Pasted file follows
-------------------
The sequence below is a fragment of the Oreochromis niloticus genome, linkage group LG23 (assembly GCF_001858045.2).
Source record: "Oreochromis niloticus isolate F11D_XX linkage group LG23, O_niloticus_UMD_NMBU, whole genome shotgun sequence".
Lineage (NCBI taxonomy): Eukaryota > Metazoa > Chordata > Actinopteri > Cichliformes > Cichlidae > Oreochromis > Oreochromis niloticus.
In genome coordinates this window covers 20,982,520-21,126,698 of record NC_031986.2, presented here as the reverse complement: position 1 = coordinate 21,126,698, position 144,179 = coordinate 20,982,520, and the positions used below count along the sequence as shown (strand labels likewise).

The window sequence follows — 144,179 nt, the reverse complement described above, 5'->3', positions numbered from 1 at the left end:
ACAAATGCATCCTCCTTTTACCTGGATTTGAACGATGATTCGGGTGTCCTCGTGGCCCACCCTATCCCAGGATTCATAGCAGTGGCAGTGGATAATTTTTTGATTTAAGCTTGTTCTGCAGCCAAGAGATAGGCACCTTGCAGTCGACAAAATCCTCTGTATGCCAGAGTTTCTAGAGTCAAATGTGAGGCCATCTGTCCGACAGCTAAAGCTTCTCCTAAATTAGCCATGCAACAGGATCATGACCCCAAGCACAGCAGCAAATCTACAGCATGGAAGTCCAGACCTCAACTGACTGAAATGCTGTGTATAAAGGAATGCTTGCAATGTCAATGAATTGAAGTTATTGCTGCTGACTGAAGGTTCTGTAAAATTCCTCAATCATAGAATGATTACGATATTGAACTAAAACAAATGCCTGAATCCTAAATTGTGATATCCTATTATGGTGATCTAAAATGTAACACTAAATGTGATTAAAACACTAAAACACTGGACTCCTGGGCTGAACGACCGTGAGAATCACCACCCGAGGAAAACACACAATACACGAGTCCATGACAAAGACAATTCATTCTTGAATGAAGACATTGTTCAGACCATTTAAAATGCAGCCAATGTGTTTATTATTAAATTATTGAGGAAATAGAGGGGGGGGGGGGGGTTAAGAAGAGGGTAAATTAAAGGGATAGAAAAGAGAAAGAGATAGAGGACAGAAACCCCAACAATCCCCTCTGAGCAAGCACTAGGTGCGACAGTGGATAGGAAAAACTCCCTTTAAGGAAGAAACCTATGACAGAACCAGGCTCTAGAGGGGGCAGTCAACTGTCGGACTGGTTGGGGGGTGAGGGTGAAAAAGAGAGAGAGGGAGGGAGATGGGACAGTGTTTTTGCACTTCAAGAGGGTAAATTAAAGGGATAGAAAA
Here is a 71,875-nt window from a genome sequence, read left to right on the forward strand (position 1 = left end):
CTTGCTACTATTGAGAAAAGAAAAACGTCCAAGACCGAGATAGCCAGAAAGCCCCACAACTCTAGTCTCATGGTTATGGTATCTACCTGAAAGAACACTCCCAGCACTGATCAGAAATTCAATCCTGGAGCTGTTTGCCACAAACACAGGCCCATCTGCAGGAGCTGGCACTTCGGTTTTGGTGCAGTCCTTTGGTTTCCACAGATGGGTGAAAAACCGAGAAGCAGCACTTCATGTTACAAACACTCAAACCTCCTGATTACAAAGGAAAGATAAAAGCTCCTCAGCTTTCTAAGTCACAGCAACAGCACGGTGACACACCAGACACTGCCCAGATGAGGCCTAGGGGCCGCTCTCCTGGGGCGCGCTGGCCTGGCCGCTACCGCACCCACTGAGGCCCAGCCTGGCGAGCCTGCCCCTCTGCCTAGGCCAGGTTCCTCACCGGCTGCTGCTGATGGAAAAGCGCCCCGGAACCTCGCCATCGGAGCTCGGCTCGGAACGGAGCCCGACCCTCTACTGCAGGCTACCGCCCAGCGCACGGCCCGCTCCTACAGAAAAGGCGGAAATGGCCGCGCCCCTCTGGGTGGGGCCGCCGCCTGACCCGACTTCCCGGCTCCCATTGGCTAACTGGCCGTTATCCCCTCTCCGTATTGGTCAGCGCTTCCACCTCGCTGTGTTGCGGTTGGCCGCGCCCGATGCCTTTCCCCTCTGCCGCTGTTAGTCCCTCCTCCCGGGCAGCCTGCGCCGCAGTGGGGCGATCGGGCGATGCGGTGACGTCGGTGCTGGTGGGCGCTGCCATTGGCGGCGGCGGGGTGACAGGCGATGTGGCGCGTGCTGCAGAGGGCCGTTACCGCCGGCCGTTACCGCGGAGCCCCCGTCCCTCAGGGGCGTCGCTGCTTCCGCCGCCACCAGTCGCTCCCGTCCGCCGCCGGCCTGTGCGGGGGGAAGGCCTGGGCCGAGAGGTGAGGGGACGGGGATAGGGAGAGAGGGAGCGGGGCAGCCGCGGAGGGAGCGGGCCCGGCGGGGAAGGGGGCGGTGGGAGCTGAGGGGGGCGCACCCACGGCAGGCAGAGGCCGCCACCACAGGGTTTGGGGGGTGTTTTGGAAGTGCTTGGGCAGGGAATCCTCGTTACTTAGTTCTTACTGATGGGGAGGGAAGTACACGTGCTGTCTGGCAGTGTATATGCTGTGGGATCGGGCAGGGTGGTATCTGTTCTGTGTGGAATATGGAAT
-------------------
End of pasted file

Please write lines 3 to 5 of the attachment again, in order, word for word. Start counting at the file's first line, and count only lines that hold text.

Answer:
Lineage (NCBI taxonomy): Eukaryota > Metazoa > Chordata > Actinopteri > Cichliformes > Cichlidae > Oreochromis > Oreochromis niloticus.
In genome coordinates this window covers 20,982,520-21,126,698 of record NC_031986.2, presented here as the reverse complement: position 1 = coordinate 21,126,698, position 144,179 = coordinate 20,982,520, and the positions used below count along the sequence as shown (strand labels likewise).

The window sequence follows — 144,179 nt, the reverse complement described above, 5'->3', positions numbered from 1 at the left end: